Wednesday, October 19, 2011
Planning Bodies Continue to Grapple With Village Center Rezoning
Although I was unable to arrive for the start of the session, the tenor and basic content were the same as that of previous sessions: objections from a vocal group of residents concerned about what they view as the encroachment of commercial uses into current residential areas, and in particular, the growth of rental housing that they fear (especially to the extent it might attract students) would alter neighborhood character. Controversy centers both on proposed uses and on the new application of form-based codes, an overlay zoning that regulates appearance rather than uses.
Members of Town staff and the Subcommittee attempted to address the questions and argued that the concerns were exaggerated—or simply misplaced, to the extent that they involved issues not properly within the domain of zoning, as such.
The Zoning Subcommittee voted 2-1 to recommend the proposed rezoning to the Planning Board as a whole, which is now taking up the issue. Voting in favor were Jonathan O'Keeffe and Rob Crowner. Bruce Carson voted against it only on procedural grounds: He strongly supported the measure and simply felt that it would be more effective to deal with it at a Special Town Meeting this winter rather than at the Annual Town Meeting early next month.
Update (post-10:00 p.m.)
After three hours of public comment and internal debate, the Planning Board recommended the warrant article to Town Meeting by a vote of 5 in favor, 2 opposed, 1 abstaining.
During public comment, the Planning Board sought first to encourage reactions to the South Amherst/Atkins Corner rezoning proposal, given that almost all discussion to date has focused on North Amherst. As in meeting of the ZSC, a representative of Atkins Farms/Fruitbowl spoke strongly in favor of the measure. At the ZSC hearing, a representative of the large nearby Applewood retirement community, which is also eyeing an expansion, had likewise spoken in favor of the measure. Negative reaction came chiefly from residents Seymour and Alice Epstein, who restated the contents of an open letter to the ZSC: They fear that increased density could have a fateful or even fatal effect on the life of abutters: noise from a nearby shooting range would impair the mental development of children, construction would threaten the existence of the Eastern Brook Trout, and the impact of traffic in the two new roundabouts was unpredictable; hence any rezoning should be postponed until after the actual vehicular circulation could be measured and studied. Planning Director Jonathan Tucker, although noting the thorough preparation that had gone into the zoning proposal, also said that the Board would welcome the submission of any empirical documentation on the issues in question.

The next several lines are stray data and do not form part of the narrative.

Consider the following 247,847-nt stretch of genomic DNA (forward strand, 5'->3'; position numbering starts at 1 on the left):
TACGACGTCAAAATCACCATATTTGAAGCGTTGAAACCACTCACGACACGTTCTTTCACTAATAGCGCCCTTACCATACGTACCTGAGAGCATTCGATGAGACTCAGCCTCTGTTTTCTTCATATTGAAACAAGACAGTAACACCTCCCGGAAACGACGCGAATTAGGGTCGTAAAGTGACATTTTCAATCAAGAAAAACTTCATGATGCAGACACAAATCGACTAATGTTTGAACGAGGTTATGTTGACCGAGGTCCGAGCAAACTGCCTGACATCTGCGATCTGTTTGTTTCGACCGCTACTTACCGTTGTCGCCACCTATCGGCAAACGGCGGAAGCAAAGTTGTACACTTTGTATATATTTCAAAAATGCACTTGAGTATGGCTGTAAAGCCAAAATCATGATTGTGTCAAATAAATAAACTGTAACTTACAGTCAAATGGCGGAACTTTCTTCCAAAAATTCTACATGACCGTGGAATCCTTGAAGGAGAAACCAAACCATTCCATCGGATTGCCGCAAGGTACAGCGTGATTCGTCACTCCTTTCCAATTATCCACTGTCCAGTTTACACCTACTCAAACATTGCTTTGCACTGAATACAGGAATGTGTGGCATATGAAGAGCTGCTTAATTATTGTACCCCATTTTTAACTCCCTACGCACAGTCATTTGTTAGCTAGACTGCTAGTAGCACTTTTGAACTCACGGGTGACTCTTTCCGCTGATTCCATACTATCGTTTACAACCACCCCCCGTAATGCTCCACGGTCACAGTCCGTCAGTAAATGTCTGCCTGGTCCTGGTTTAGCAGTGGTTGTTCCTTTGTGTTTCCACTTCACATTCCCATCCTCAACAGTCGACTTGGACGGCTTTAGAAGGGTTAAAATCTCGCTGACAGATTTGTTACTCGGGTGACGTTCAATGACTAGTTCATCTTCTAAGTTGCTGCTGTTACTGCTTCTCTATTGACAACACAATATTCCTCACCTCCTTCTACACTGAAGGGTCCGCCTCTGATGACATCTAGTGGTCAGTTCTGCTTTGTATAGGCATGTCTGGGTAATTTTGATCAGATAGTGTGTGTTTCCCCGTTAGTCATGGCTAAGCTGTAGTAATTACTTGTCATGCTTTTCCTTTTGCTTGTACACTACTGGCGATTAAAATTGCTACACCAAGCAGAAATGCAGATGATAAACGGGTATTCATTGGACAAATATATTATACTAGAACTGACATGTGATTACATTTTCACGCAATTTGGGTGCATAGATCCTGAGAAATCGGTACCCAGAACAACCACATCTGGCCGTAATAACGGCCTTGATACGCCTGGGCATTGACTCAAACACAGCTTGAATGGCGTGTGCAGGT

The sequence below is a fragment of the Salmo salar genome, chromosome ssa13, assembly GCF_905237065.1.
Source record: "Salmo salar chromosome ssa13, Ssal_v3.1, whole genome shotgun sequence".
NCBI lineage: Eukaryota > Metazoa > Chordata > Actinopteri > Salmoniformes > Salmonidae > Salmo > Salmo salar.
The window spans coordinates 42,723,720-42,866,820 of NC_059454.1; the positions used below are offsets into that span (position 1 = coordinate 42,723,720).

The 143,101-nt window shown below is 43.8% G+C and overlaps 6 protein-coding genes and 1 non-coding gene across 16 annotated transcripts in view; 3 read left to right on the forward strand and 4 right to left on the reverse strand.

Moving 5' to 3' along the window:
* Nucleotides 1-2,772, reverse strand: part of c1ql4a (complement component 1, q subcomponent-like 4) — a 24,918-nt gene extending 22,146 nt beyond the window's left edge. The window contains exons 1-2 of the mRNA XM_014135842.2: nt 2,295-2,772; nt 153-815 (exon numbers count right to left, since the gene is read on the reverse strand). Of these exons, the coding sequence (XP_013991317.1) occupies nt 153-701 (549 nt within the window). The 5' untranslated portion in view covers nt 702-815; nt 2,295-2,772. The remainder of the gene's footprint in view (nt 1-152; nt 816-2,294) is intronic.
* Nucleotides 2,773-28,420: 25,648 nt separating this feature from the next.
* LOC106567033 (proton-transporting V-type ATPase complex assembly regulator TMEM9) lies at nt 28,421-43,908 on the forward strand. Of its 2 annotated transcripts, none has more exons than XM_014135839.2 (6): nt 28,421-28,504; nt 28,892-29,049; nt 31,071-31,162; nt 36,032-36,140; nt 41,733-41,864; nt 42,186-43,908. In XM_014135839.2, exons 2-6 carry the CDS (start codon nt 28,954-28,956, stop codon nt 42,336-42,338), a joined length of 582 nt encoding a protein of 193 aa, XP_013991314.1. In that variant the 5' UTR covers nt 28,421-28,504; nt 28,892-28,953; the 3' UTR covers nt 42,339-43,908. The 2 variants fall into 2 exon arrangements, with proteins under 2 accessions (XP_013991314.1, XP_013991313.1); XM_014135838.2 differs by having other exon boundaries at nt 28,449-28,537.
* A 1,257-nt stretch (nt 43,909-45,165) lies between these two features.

The North Amherst discussion added little that had not been said in any of many previous meetings: Residents repeated their insistence that they were not opposed to development as such and proceeded to articulate their opposition to proposed altered uses or density in the village center area. As in the past, the main theme, repeated in several variations, was opposition to rental housing—in particular, anything that might become undergraduate rentals—as well as opposition to commercial or even mixed-use development in areas now predominantly residential. Paola Di Stefano summarized the contents of an open letter to the ZSC and other Town boards and officials by several residents: the belief that there is already too much rental housing in North Amherst, opposition to any zoning designation other than Neighborhood Residential (the current proposal is for the more flexible Village Center Residential) on Montague Road north of Mill River and on the residential stretch of Cowls Lane, "without exceptions for previous or present business use" (emphasis in the original). The letter and petition moreover note the pain of the signatories arising from the fact that the consultants had not adopted the particular vision of the neighborhood that these residents themselves had proposed.
Only a very few residents—notably several members of the North Amherst co-housing project, which was the object of fear-mongering when it was in the planning stages but is now considered a model of dense and sustainable development—spoke strongly in favor of the project and density and intensified and diversified use in general. Architect Laura Fitch, for example, welcomed the opportunity to address and redress what she called "the zoning mistakes of the 1970s."
In a quasi-new twist, it appeared that the objectors might be placated if the controversial areas of Montague Road and Cowls Lane would be removed from the plan—though this would of course seem to vitiate the purpose of the measure, which is to intensify appropriate development in the village center. A number of other town residents—including some from other precincts—expressed these and other concerns.